All the engineering talent has now been unified and the team is lead by Mr. Scaramuzzo. With everyone under the same roof, the roadmaps are now in the process of being integrated to bring the expertise together. It will be a while before we see the fruits of the acquisition, but in the meantime the latest Fusion-io products will transition to SanDisk NAND for increased cost efficiency.

But what about NVMe? That has been the hot topic in the industry this year and I bet many of you are wondering what is SanDisk's and Fusion-io's play in that field. The short version of their strategy is that Fusion-io already has a technology called Virtual Storage Layers (VSL), which is essentially a driver/software stack similar to NVMe. The truth is that NVMe isn't really anything new from a technology perspective, but what makes it alluring for many manufacturers is the fact that the NVMe drivers are universal and already supported by the latest operating systems. Technologies like VSL are rather expensive to develop and require expertise because there is no framework available (i.e. everything has to be developed from scratch), but on the other hand an in-house driver like VSL allows for more customization and optimization.

However, that doesn't mean that SanDisk has no interest on NVMe whatsoever. The company sees that as the entry and mid-level enterprise SSDs move from SATA and SAS to PCIe, NVMe will be one of the key factors because of easy and quick deployment. For that market segment the NVMe spec and its limitations are fine – it's only the high-end segment where the benefits of VSL are more prominent. It's actually likely that many manufacturers will turn to custom NVMe drivers anyway for higher and more optimized performance, and in fact that is already happening with Intel providing its own NVMe driver for the P3600/P3700.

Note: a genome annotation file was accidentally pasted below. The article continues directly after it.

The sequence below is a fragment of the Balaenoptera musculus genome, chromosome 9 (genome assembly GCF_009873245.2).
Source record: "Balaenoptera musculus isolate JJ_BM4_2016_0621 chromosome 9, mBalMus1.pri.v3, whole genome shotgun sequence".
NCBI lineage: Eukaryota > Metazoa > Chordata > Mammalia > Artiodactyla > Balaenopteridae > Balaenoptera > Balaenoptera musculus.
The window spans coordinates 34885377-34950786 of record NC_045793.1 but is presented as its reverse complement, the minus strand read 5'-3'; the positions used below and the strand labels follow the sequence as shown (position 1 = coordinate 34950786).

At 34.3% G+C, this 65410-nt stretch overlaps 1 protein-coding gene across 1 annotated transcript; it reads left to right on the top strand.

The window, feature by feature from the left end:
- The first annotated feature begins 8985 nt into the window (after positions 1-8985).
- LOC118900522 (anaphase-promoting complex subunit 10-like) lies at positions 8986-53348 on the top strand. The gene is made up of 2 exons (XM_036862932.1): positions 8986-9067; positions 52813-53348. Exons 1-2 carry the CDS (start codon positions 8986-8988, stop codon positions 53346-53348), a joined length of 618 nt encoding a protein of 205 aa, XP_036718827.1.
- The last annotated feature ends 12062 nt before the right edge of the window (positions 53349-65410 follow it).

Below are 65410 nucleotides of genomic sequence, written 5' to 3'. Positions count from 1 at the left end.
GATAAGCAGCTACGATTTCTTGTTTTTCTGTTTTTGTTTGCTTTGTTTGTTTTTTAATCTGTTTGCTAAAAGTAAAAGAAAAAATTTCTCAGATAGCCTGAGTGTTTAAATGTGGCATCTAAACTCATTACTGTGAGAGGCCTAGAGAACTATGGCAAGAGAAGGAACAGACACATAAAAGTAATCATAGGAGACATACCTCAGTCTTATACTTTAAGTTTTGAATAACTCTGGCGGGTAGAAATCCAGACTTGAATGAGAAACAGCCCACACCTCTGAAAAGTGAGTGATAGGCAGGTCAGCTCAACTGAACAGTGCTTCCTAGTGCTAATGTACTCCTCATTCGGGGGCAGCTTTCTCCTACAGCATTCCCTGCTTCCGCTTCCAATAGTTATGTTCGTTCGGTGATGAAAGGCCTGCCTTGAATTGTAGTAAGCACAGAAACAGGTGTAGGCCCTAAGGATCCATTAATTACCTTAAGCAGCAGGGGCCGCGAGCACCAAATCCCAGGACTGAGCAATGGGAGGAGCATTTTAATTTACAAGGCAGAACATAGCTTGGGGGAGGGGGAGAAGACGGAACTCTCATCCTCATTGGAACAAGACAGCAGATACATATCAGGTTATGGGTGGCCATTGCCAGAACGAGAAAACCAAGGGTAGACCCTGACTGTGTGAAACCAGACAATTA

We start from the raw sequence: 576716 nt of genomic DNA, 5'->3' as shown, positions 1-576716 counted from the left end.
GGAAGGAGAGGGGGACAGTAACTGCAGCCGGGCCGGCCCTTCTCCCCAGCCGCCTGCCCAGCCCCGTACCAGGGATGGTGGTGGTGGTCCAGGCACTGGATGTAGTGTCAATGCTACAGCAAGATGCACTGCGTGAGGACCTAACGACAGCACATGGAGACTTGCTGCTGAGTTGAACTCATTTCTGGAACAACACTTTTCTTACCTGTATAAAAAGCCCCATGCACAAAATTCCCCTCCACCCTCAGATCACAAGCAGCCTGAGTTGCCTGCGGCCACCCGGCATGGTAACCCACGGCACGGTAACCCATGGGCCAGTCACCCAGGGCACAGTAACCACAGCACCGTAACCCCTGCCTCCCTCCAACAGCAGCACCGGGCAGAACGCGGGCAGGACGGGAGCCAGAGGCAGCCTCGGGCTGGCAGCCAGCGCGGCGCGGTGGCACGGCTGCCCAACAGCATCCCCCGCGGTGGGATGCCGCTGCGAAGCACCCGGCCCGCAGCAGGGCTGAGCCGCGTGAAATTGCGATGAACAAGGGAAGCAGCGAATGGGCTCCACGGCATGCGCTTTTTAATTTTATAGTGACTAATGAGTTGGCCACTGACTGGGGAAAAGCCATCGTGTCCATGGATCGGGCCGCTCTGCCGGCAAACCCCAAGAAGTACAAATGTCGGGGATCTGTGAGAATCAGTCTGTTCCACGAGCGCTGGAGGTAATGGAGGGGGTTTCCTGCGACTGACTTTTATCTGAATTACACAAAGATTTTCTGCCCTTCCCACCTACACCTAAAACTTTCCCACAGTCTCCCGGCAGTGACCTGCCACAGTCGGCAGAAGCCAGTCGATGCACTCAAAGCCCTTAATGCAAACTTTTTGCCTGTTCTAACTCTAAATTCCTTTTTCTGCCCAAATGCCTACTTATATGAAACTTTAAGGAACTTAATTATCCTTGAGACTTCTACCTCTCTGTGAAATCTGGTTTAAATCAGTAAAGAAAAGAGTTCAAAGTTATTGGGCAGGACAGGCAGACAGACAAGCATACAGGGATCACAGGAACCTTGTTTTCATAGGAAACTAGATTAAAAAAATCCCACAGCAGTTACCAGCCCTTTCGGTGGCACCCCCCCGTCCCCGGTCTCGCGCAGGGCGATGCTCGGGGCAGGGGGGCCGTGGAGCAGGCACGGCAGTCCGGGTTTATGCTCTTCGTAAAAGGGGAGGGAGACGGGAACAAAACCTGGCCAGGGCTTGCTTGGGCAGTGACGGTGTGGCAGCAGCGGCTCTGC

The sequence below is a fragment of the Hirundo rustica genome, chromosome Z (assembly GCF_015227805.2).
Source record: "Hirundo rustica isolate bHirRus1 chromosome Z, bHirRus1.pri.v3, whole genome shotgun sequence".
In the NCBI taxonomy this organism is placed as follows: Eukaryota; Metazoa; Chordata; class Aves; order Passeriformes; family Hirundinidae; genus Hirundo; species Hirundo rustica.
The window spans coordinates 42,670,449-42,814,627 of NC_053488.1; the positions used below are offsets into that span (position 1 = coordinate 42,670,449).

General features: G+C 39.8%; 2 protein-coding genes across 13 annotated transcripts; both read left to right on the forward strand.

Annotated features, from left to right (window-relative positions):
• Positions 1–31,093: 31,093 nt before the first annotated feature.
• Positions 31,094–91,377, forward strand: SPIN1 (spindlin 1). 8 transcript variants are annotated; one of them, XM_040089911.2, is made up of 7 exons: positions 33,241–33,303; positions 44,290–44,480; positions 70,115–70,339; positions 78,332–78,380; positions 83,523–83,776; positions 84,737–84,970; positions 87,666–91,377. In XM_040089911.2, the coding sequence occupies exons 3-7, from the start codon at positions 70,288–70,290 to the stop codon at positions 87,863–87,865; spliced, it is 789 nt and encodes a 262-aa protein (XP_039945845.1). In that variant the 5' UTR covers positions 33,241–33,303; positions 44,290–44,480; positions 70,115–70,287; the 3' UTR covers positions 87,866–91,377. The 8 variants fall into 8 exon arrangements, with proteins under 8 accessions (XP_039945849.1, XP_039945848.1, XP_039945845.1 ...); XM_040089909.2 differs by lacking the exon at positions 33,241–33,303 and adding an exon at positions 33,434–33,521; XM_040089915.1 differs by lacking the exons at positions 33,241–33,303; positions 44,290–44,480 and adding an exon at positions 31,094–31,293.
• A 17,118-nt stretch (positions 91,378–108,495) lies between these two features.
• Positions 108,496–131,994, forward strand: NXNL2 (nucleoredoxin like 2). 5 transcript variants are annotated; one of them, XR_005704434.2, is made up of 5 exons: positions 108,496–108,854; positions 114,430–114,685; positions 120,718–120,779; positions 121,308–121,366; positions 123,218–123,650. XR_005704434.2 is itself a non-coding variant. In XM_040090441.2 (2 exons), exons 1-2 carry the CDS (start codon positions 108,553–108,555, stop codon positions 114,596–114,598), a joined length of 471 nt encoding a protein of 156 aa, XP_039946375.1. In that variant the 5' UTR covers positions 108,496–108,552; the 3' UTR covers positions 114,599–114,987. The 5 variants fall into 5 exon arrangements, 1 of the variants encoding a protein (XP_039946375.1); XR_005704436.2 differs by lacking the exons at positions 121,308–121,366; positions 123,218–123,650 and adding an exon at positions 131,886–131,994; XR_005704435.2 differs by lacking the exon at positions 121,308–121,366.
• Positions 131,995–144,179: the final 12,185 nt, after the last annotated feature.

Lastly, let's quickly discuss the ULLtraDIMM. I wrote a quick piece on ULLtraDIMM right after Flash Memory Summit, but SanDisk has already scored Huawei as the third ULLtraDIMM partner (in addition to IBM and Supermicro). The first generation product that is currently available is internally based on a pair of SATA 6Gbps controllers, but SanDisk said that a native DDR to NAND controller is possible in the future if the market adopts the new form factor well. As usual, the industry is fairly slow in adopting new form factors, so it's hard to say whether NAND DIMMs will really take off, but it's a very interesting and potentially useful technology.

Final Words

All in all, SanDisk is definitely one of the most interesting NAND companies going forward. USB drives, eMMC solutions, SSDs and even the storage arrays from the Fusion-io acquisition are all built on NAND, which puts SanDisk in a unique position as it's the only NAND manufacturer that focuses solely on NAND products. The company can't turn to alternative revenue sources like e.g. Intel and Samsung can, but on the other hand that's also SanDisk's strength as all the know-how and experience in the company is related to NAND in one way or the other.